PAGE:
Oversocks are a good investment both when it's colder in the morning and also when the roads are covered with rain and debris that can leave your shoes mucky brown. Though thin, they keep your feet a little warmer – blocking up the air vents on race shoes is one reason they're so effective.
Cotton cycling caps, worn under a helmet, help block up all those vents that you often don't need in the autumn. They can, of course, be worn on their own. As well as keeping your head a little insulated, the peak can act as a valuable device for stopping rain dripping into your eyes, or bright sunshine from blinding you.
If anywhere is going to notice the dip in temperature when cycling, it's your fingers and hands. You might just get away with mitts, depending on how tough you are, but if you have poor circulation like me, then autumn is the time to get out the long finger gloves. It's not really cold enough yet for full-on winter gloves, so pick a glove with a thin and light construction that is breathable, to avoid overheating.
These are the items of clothing we've been pulling out of the depths of the wardrobe recently and pressing back into regular service. As the temperature continues to drop it'll soon be time to think about even warmer clothing like long sleeve jerseys, leg warmers and three-quarter bib shorts. But until then everything listed above should suffice.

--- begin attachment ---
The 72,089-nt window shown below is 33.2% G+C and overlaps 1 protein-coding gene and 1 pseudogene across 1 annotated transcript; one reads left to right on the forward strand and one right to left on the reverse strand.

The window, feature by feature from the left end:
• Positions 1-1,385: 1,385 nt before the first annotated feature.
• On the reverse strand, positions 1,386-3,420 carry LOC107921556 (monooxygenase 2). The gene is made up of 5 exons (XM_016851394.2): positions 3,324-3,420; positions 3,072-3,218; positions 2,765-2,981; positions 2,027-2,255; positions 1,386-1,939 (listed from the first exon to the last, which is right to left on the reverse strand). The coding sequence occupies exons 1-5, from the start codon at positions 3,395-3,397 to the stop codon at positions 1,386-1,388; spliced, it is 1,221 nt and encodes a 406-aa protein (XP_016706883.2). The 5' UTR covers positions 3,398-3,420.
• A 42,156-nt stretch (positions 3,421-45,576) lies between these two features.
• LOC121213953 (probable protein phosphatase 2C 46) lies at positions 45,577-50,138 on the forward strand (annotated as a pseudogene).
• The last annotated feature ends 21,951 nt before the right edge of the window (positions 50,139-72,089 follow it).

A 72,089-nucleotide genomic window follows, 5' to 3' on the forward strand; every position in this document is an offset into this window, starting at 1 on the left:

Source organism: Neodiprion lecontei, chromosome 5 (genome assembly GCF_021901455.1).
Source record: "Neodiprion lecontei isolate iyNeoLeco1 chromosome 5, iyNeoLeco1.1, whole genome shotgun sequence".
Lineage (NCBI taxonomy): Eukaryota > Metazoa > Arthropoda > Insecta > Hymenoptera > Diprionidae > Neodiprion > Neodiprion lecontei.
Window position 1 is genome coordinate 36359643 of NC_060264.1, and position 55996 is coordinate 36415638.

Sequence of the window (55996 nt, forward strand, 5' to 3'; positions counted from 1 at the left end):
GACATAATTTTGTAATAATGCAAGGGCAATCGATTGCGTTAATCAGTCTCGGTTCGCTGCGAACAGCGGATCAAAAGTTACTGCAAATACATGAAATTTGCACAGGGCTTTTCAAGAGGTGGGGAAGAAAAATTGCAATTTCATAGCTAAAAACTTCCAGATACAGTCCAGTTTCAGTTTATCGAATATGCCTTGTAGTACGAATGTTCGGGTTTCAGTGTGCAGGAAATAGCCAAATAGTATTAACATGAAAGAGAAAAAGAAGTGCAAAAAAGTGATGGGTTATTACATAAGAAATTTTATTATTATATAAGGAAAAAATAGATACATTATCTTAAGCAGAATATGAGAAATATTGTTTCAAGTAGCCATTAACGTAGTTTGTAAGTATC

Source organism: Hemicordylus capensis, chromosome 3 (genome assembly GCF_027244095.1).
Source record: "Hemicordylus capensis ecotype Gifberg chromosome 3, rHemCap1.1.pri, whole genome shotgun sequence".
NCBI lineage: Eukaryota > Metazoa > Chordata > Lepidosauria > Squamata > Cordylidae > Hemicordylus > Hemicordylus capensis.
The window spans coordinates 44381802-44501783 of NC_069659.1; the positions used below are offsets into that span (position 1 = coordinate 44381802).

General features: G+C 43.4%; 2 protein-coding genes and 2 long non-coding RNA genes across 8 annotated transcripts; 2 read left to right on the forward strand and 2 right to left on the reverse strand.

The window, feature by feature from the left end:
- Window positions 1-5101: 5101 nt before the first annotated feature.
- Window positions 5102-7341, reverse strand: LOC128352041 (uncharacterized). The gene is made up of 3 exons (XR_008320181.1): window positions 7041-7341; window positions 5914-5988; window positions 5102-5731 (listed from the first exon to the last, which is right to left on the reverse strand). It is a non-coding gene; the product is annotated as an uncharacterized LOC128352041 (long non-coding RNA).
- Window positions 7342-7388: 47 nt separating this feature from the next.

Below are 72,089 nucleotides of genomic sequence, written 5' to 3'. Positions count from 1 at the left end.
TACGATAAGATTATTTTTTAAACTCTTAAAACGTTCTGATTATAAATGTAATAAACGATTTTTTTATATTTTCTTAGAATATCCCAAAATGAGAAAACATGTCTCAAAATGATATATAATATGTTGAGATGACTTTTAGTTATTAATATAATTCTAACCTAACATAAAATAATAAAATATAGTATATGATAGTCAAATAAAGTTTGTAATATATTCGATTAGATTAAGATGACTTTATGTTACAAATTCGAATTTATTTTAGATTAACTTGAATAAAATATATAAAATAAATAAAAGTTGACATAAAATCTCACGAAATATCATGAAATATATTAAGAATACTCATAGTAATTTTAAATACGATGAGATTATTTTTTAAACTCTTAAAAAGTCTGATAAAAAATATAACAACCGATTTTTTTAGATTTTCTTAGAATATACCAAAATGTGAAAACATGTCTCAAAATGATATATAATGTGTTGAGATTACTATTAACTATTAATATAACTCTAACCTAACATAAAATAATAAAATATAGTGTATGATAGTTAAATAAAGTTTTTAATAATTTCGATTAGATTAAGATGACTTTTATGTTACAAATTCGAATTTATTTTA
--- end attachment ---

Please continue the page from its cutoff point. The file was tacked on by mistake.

And don't forget your lights if you're heading out very early or late into the evening. At the moment a small set of single LED blinker get-you-home lights might be enough, but you'll need something more powerful pretty soon.
David has worked on the road.cc tech team since July 2012. Previously he was editor of Bikemagic.com and before that staff writer at RCUK. He's a seasoned cyclist of all disciplines, from road to mountain biking, touring to cyclo-cross, he only wishes he had time to ride them all. He's mildly competitive, though he'll never admit it, and is a frequent road racer but is too lazy to do really well. He currently resides in the Cotswolds.